electricity production, hydro, run-of-river, UPR, ecoinvent 3.6, Undefined

Categories:
ISIC4 categories:
D:Electricity, gas, steam and air conditioning supply/35:Electricity, gas, steam and air conditioning supply/351:Electric power generation, transmission and distribution/3510:Electric power generation, transmission and distribution
Location:
RU - Russian Federation
Reference year: 1945 - 2015
Description

Location: RU - Russia
This dataset represents the production of 1 kWh of electricity in a run-of-river power plant unit in Russia in 2012. Run-of-river power plants are hydro power plants without reservoirs. Depending on the net head of the power plant, high-pressure, medium-pressure and low-pressure systems can be distinguished. Low-pressure power plants including river power stations and canal power plants are very common; therefore these two types of run-of-river power stations are covered in the dataset. To some extent, high-pressure as well as medium-pressure run-of-river systems can be considered as reservoir power stations, e.g. as unit in plant groups that are dominated by storage power plants, but also include alpine run power stations.
LCI data are based on a representative sample of various types of power plants in Switzerland and Austria is taken into account. The calculations are based on the information and data of the following run-of-river power plants: Rupperswil-Auenstein (Baumann 1949), Wildegg-Brugg (NOK 1956), Birsfelden (Aegerter et al. 1954), Donaukraftwerk Greifenstein (Brux 1983; max. Leistung 237 MW) and Rheinkraftwerk Albbruck-Dogern (Radag 1979) as well as the new construction of the power plant Ruppoldingen. The determined specific data was then related to the entire power plant park of Switzerland with an annual net electricity output of 15484 GWh/a (BEW 2001a). Lifetime is assumed to be 80 years for the structural part (including cement, reinforcing steel, diesel, electricity, transportation and explosives) and 40 years for the rest of materials. The data refers to plant construction of a mix of types of dams built between 1945 and the beginning of the 1980s; therefore they might not be representative for more modern construction, for an individual type and for small-scale and smallest-scale plants.
Baumann J. (1949) Kraftwerk Rupperswil-Auenstein. Verlag Kraftwerk
Rupperswil-Auenstein AG, Rupperswil.
Nordostschweizerische Kraftwerke AG (NOK) (1956) Das Kraftwerk
Wildegg-Brugg. In: Schweizerische Bauzeitung, 74 (4), 47-52; 74 (5), 63-67; 74
(6), 83-88; 74 (7), 93-99; 74 (8), 111-116; 74 (10), 145-147; 74 (12), 167-172.
Aegerter A., Dr. Bosshardt O. (1954) Das Kraftwerk Birsfelden. In: Wasser- und
Energiewirtschaft, 46 (5-7), 165-176.
Brux G. (1983) Das Donaukraftwerk Greifenstein. In: Wasser, Energie, Luft, 75
(1-2), 11-13.
Radag A. (1979) 50 Jahre Rheinkraftwerk Albbruck-Dogern Aktiengesellschaft.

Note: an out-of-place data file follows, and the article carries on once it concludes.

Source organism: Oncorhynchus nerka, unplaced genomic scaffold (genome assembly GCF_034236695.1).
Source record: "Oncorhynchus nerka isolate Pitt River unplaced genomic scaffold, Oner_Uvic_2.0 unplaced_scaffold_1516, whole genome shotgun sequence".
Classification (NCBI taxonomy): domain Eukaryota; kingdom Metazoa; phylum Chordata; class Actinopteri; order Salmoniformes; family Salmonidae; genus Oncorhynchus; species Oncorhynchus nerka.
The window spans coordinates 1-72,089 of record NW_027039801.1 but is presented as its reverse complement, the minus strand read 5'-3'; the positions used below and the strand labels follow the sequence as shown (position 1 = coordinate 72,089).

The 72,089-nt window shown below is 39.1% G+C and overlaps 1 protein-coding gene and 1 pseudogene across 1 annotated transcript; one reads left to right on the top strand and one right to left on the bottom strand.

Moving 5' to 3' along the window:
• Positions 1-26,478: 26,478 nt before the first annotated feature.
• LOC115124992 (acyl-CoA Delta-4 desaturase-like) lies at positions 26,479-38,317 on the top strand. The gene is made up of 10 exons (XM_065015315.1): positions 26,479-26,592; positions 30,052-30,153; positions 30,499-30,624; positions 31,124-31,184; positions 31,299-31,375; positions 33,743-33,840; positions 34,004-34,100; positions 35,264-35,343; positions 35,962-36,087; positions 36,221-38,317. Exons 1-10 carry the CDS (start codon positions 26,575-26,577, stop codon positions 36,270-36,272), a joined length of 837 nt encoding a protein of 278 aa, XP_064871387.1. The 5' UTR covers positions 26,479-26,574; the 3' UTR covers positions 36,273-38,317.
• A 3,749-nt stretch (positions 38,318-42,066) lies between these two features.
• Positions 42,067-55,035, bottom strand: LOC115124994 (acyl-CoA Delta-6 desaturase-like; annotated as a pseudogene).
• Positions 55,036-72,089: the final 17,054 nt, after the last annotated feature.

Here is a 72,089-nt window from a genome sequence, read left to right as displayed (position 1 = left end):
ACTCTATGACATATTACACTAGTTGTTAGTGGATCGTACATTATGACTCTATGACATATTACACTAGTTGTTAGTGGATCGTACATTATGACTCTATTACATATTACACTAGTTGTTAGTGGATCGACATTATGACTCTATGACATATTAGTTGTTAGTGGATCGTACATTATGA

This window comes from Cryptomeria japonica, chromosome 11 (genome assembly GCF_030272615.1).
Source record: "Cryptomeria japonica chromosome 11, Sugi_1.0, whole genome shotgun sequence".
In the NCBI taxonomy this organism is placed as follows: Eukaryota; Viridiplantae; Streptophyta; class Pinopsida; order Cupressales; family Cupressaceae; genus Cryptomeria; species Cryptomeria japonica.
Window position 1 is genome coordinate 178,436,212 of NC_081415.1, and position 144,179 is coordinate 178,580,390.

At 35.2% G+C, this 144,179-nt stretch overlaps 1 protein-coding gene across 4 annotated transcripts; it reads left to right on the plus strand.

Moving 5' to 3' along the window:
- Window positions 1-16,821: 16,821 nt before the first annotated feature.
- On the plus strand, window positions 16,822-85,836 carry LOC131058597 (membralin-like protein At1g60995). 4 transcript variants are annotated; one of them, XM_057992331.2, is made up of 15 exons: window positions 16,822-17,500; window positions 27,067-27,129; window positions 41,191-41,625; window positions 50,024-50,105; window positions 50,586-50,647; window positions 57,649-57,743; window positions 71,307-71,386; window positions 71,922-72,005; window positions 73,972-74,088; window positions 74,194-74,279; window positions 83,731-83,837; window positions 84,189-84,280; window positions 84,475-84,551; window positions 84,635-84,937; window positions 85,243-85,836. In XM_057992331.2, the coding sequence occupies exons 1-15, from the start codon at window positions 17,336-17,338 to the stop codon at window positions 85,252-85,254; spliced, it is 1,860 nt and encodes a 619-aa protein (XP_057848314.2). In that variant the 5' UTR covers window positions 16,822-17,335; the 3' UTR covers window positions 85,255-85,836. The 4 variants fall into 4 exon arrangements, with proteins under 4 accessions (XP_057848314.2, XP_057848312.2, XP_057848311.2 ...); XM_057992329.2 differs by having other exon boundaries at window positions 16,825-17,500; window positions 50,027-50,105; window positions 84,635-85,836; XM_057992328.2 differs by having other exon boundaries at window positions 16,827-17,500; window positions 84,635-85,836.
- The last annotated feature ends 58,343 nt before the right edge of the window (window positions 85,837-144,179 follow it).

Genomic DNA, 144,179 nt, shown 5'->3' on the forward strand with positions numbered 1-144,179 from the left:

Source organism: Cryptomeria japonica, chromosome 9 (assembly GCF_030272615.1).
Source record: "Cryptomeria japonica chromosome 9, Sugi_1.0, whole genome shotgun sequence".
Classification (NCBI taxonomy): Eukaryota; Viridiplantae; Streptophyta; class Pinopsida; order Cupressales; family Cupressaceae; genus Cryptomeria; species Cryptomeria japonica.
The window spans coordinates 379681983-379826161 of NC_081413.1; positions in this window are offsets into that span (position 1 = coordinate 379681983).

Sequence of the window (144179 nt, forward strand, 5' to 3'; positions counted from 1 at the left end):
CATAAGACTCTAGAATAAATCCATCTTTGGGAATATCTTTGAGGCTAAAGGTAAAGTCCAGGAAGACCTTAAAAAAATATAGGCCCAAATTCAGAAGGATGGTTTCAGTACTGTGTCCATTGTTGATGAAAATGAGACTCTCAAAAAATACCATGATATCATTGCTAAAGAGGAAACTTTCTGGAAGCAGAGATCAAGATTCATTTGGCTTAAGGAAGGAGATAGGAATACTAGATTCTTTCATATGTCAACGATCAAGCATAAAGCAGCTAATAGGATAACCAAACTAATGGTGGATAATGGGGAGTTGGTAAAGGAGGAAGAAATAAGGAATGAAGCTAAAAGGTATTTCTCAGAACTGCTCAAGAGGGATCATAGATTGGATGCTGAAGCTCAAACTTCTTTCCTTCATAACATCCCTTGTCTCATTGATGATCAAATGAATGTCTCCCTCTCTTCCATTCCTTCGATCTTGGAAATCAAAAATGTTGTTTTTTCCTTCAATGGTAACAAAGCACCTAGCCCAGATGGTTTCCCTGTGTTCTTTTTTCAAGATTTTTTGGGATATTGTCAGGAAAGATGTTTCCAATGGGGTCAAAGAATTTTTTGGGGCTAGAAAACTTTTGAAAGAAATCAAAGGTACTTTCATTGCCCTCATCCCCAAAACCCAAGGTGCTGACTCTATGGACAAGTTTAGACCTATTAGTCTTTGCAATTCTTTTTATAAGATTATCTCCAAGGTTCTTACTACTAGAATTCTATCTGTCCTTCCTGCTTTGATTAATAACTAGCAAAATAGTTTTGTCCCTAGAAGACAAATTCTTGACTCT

Waldshut/Rhein, 1929-1979.
Bundesamt für Energiewirtschaft (2001) Elektrizitatsstatistik 2000. Bern,
Schweiz.
[This dataset is meant to replace the following datasets:]
Undefined unit processes (UPRs) are the unlinked, multi-product activity datasets that form the basis for all of the system models available in the ecoinvent database. This is the way the datasets are obtained and entered into the database by the data providers. These activity datasets are useful for investigating the environmental impacts of a specific activity (gate-to-gate), without regard to its upstream or downstream impacts.

Technology

Run-of-river power plants are hydro power plants without important reservoirs. Depending on the net head of the power plant, high-pressure, medium-pressure and low-pressure systems can be distinguished. Low-pressure power plants including river power stations and canal power plants are very common; therefore these two types of run-of-river power stations are covered in the dataset. To some extent, high-pressure as well as medium-pressure run-of-river systems can be considered as reservoir power stations, e.g. as unit in plant groups that are dominated by storage power plants, but also include alpine run power stations.
The technology used in the dataset has an overall efficiency of 82%, more modern technologies show an overall efficiency of about 88%. The overall efficiency (current: 0,82; modern: 0,88) is composed of the efficiency of the works water channel (current: 1,00; modern: 1,00), the turbine (current: 0,87; modern: 0,91), the generator (current: 0,96; modern: 0,98) and the transformer (current: 0,98; modern: 0,99). For the calculation of the works water channel of run-of-river plants an efficiency of 100% is assumed.
The efficiency losses in turbines depend on the turbine type (Kaplan, Francis, Pelton, etc.), the turbine output and on the ratio between turbined water amount and the rated water amount. In König, examples for curve progressions of the relationship between these variables are shown. For current power plants an efficiency of 87% is assumed, more modern turbines show an efficiency of about 91%.
The efficiency of generators depends on the output, the rotation speed of the generator and the cooling system. For today’s power plants an efficiency of approximately 96% is assumed, modern generators show an efficiency of about 98%. The efficiency of transformers amounts to 98%, respectively 99%.
References:
König F., von (1985) Bau von Wasserkraftanlagen. C.F. Müller, Karlsruhe.

Process type
Unit
Supported nomenclature
ecoinvent 3.6
LCI modeling approach
Before modeling
Multifunctional modeling
NONE
Format
ECOSPOLD2
Aggregation type
NOT_APPLICABLE
Data provider
ecoinvent
Review status
External
Cost
For sale
License

ecoinvent EULA

Contact
support@ecoinvent.org